One day, when he and I were alone, he began telling me about seeing the original “Porgy and Bess” at the Alvin Theatre around the time I was born.
I was sitting on the couch and he was standing in the middle of the living room.
“Anne Brown, who played Bess, had the most magnificent soprano voice. And Todd Duncan, who played the crippled beggar, Porgy, had a great voice too.”
My father, looking happier than I’d ever seen him, sang “Summertime” and “Bess, You is My Woman Now.”
As dusk came on, he told me the story of the whole opera.
I felt so privileged, so special, so in love.
At the end of the downstairs hall, I see into the cavernous four-car garage empty of cars. To the left is the refrigerator that was too large to be carried up the narrow staircase. My mother stands in front of it, crying over having to go downstairs every time she has to get something from the “icebox.”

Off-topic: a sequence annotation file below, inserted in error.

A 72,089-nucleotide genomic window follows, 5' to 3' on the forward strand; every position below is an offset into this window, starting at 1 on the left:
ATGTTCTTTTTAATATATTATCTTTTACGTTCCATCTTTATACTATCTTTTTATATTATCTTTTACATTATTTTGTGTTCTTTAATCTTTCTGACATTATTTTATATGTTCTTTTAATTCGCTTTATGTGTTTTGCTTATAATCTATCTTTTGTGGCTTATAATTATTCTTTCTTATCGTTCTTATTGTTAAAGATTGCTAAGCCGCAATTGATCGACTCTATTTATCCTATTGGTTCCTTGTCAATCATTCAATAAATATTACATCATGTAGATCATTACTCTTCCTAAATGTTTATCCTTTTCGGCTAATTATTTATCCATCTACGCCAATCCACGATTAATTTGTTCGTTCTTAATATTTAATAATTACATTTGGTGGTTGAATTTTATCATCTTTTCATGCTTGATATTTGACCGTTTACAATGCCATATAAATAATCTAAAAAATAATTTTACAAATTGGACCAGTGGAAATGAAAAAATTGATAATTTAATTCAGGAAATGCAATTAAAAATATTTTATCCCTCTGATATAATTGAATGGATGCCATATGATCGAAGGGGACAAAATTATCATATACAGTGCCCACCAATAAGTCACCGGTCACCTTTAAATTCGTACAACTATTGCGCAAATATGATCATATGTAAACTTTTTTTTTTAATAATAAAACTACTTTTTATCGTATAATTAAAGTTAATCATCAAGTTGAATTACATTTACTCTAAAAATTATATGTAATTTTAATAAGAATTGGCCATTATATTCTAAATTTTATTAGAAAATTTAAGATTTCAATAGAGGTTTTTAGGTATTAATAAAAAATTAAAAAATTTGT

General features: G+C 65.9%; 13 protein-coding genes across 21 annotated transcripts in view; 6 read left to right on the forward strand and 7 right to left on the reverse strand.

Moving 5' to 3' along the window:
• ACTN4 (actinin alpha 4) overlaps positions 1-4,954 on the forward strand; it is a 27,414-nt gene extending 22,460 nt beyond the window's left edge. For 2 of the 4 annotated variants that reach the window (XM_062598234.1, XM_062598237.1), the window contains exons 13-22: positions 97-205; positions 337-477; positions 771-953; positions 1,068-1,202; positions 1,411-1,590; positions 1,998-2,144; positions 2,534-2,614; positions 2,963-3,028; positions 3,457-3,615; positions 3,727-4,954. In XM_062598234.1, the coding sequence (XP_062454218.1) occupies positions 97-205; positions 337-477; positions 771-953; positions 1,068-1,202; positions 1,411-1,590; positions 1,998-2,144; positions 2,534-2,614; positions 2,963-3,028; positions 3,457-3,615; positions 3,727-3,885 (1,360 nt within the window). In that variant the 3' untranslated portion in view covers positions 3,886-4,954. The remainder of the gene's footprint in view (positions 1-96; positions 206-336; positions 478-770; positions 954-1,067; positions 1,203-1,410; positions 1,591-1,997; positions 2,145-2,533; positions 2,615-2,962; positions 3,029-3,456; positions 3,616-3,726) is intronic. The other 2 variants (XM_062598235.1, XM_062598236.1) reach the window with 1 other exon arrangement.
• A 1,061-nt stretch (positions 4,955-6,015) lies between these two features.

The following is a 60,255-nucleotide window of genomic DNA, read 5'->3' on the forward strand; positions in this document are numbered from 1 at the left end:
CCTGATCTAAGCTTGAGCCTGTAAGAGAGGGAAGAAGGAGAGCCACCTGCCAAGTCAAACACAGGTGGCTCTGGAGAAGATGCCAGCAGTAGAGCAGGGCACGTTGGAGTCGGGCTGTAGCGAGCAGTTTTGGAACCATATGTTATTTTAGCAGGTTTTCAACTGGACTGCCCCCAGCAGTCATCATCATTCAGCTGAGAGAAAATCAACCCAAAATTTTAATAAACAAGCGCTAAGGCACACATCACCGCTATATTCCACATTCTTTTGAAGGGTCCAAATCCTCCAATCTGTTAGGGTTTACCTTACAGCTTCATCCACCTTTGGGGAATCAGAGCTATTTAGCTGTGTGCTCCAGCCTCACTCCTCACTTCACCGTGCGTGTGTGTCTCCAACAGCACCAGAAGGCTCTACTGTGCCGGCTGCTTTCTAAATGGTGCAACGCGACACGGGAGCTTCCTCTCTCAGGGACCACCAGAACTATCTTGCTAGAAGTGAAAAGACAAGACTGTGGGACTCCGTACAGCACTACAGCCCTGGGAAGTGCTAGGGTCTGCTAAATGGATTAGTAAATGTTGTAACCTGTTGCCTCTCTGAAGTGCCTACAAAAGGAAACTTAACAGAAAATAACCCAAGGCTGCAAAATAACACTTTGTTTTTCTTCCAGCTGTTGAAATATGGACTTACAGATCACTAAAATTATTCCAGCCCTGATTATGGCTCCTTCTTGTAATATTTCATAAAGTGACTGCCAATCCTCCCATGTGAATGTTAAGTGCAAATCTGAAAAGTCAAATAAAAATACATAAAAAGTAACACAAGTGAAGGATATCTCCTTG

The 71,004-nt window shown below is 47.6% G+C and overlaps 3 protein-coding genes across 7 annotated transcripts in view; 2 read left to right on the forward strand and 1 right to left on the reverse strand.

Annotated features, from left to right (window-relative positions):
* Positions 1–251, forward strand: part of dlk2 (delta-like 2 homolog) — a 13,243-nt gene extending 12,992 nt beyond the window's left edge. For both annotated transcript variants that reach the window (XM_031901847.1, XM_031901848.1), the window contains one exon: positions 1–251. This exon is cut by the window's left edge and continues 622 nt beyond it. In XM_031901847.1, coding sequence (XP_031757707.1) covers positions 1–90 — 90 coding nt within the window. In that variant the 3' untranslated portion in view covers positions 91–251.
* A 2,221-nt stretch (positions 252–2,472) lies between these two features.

I climb the steep stairs to the second floor, turn right and enter the long white bathroom the family uses. In the scene embedded in this room, I am naked. My mother looks into my eyes and laughs as she reaches out and pinches my little pink nipples showing their first swelling. Her eyes are daring me. I stand stunned and helpless.
Now I wonder if my mother’s intrusion explains why I accepted Sallie’s mistreatment.
I sit on the toilet examining my sparse little pubic hairs. My mother laughs.
“Peach fuzz?” she asks.
I feel invaded, exposed, diminished.